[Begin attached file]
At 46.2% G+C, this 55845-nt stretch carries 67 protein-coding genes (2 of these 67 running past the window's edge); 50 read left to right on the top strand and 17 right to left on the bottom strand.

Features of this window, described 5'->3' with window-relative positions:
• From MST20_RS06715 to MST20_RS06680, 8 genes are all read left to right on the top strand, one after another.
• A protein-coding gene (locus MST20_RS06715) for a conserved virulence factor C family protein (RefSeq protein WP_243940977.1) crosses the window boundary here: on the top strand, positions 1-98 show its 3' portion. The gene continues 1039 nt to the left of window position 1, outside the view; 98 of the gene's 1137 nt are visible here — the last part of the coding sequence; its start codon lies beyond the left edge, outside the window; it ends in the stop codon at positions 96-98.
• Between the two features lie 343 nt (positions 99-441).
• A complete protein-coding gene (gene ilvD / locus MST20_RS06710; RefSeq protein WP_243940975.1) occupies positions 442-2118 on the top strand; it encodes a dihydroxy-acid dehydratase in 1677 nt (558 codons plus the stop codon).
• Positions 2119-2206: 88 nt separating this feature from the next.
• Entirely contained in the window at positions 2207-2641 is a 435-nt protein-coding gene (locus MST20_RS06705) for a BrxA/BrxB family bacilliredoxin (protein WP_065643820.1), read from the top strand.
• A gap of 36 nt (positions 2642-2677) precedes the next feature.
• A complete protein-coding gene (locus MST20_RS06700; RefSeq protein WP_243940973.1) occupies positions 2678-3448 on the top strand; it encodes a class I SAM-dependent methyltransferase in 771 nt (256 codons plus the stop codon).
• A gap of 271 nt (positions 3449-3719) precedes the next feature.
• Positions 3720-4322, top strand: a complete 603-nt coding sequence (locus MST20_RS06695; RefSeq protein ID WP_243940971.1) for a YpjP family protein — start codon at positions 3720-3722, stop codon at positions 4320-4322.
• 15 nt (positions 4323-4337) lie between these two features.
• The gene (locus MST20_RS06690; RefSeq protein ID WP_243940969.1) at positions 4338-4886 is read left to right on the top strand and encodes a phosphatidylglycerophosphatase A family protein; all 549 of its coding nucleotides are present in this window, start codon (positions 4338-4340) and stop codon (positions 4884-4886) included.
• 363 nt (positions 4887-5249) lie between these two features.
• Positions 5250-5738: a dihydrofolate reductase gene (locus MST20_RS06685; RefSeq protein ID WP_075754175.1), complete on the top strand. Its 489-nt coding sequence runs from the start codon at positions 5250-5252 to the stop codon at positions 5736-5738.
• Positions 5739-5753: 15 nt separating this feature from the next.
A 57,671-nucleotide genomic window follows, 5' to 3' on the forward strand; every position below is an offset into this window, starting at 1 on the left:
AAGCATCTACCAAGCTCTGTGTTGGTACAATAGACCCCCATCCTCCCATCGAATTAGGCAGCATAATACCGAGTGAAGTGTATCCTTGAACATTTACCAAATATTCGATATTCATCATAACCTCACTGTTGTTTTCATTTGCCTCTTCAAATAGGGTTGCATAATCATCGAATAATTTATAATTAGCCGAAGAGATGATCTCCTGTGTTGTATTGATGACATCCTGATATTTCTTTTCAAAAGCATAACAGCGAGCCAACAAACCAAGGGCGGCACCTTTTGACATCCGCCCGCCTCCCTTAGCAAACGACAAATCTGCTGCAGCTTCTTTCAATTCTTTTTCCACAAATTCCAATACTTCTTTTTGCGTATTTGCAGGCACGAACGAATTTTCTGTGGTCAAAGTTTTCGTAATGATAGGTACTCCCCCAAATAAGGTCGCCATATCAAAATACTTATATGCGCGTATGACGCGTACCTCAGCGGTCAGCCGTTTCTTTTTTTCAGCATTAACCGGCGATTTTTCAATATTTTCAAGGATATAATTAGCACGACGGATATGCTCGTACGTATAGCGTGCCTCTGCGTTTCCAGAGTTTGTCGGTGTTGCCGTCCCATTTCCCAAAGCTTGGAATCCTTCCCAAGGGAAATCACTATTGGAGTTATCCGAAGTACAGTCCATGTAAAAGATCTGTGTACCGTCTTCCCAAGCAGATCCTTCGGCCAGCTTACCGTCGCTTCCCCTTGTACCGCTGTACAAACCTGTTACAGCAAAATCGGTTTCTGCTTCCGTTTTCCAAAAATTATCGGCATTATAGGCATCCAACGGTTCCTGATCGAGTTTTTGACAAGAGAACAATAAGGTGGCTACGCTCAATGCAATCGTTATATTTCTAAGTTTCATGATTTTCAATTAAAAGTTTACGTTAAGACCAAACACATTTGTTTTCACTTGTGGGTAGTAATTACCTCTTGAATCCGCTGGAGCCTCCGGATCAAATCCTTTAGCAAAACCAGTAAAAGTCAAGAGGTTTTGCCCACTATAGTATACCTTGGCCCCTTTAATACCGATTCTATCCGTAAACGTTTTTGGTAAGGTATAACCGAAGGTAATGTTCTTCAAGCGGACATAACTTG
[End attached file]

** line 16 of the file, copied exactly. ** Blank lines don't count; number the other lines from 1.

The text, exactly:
• Positions 5250-5738: a dihydrofolate reductase gene (locus MST20_RS06685; RefSeq protein ID WP_075754175.1), complete on the top strand. Its 489-nt coding sequence runs from the start codon at positions 5250-5252 to the stop codon at positions 5736-5738.